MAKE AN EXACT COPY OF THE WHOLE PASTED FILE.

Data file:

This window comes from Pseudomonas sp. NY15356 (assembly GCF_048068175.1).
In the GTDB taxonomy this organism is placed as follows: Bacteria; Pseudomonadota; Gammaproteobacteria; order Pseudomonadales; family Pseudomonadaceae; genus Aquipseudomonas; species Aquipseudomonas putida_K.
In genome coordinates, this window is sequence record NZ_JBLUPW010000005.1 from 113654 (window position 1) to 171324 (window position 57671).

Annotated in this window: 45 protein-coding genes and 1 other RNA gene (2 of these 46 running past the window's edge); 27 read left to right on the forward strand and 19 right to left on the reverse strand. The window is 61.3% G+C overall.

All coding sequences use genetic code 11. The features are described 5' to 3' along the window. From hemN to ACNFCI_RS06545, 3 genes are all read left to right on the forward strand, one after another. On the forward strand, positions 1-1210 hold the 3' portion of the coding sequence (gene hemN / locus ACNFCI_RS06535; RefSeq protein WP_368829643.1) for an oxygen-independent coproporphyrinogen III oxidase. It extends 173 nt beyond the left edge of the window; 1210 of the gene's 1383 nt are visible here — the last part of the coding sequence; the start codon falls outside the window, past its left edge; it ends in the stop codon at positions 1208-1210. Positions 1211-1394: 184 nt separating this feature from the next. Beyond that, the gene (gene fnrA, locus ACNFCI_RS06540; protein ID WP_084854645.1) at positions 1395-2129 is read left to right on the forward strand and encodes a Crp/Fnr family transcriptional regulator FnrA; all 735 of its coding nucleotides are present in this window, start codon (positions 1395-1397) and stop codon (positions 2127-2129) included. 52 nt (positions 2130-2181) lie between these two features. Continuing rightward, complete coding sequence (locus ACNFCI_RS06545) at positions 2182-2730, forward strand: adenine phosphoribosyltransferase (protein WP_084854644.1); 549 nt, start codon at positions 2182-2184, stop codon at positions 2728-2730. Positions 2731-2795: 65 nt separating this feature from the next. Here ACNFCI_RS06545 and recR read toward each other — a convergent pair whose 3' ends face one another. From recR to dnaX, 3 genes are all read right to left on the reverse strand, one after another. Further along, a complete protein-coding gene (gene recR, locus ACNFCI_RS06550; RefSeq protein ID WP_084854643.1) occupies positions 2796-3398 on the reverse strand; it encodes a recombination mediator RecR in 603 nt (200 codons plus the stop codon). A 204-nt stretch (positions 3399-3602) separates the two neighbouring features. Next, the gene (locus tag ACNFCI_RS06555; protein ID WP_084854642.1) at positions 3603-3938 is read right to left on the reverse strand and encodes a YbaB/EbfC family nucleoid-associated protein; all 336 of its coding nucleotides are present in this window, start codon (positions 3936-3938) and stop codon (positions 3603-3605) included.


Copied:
This window comes from Pseudomonas sp. NY15356 (assembly GCF_048068175.1).
In the GTDB taxonomy this organism is placed as follows: Bacteria; Pseudomonadota; Gammaproteobacteria; order Pseudomonadales; family Pseudomonadaceae; genus Aquipseudomonas; species Aquipseudomonas putida_K.
In genome coordinates, this window is sequence record NZ_JBLUPW010000005.1 from 113654 (window position 1) to 171324 (window position 57671).

Annotated in this window: 45 protein-coding genes and 1 other RNA gene (2 of these 46 running past the window's edge); 27 read left to right on the forward strand and 19 right to left on the reverse strand. The window is 61.3% G+C overall.

All coding sequences use genetic code 11. The features are described 5' to 3' along the window. From hemN to ACNFCI_RS06545, 3 genes are all read left to right on the forward strand, one after another. On the forward strand, positions 1-1210 hold the 3' portion of the coding sequence (gene hemN / locus ACNFCI_RS06535; RefSeq protein WP_368829643.1) for an oxygen-independent coproporphyrinogen III oxidase. It extends 173 nt beyond the left edge of the window; 1210 of the gene's 1383 nt are visible here — the last part of the coding sequence; the start codon falls outside the window, past its left edge; it ends in the stop codon at positions 1208-1210. Positions 1211-1394: 184 nt separating this feature from the next. Beyond that, the gene (gene fnrA, locus ACNFCI_RS06540; protein ID WP_084854645.1) at positions 1395-2129 is read left to right on the forward strand and encodes a Crp/Fnr family transcriptional regulator FnrA; all 735 of its coding nucleotides are present in this window, start codon (positions 1395-1397) and stop codon (positions 2127-2129) included. 52 nt (positions 2130-2181) lie between these two features. Continuing rightward, complete coding sequence (locus ACNFCI_RS06545) at positions 2182-2730, forward strand: adenine phosphoribosyltransferase (protein WP_084854644.1); 549 nt, start codon at positions 2182-2184, stop codon at positions 2728-2730. Positions 2731-2795: 65 nt separating this feature from the next. Here ACNFCI_RS06545 and recR read toward each other — a convergent pair whose 3' ends face one another. From recR to dnaX, 3 genes are all read right to left on the reverse strand, one after another. Further along, a complete protein-coding gene (gene recR, locus ACNFCI_RS06550; RefSeq protein ID WP_084854643.1) occupies positions 2796-3398 on the reverse strand; it encodes a recombination mediator RecR in 603 nt (200 codons plus the stop codon). A 204-nt stretch (positions 3399-3602) separates the two neighbouring features. Next, the gene (locus tag ACNFCI_RS06555; protein ID WP_084854642.1) at positions 3603-3938 is read right to left on the reverse strand and encodes a YbaB/EbfC family nucleoid-associated protein; all 336 of its coding nucleotides are present in this window, start codon (positions 3936-3938) and stop codon (positions 3603-3605) included.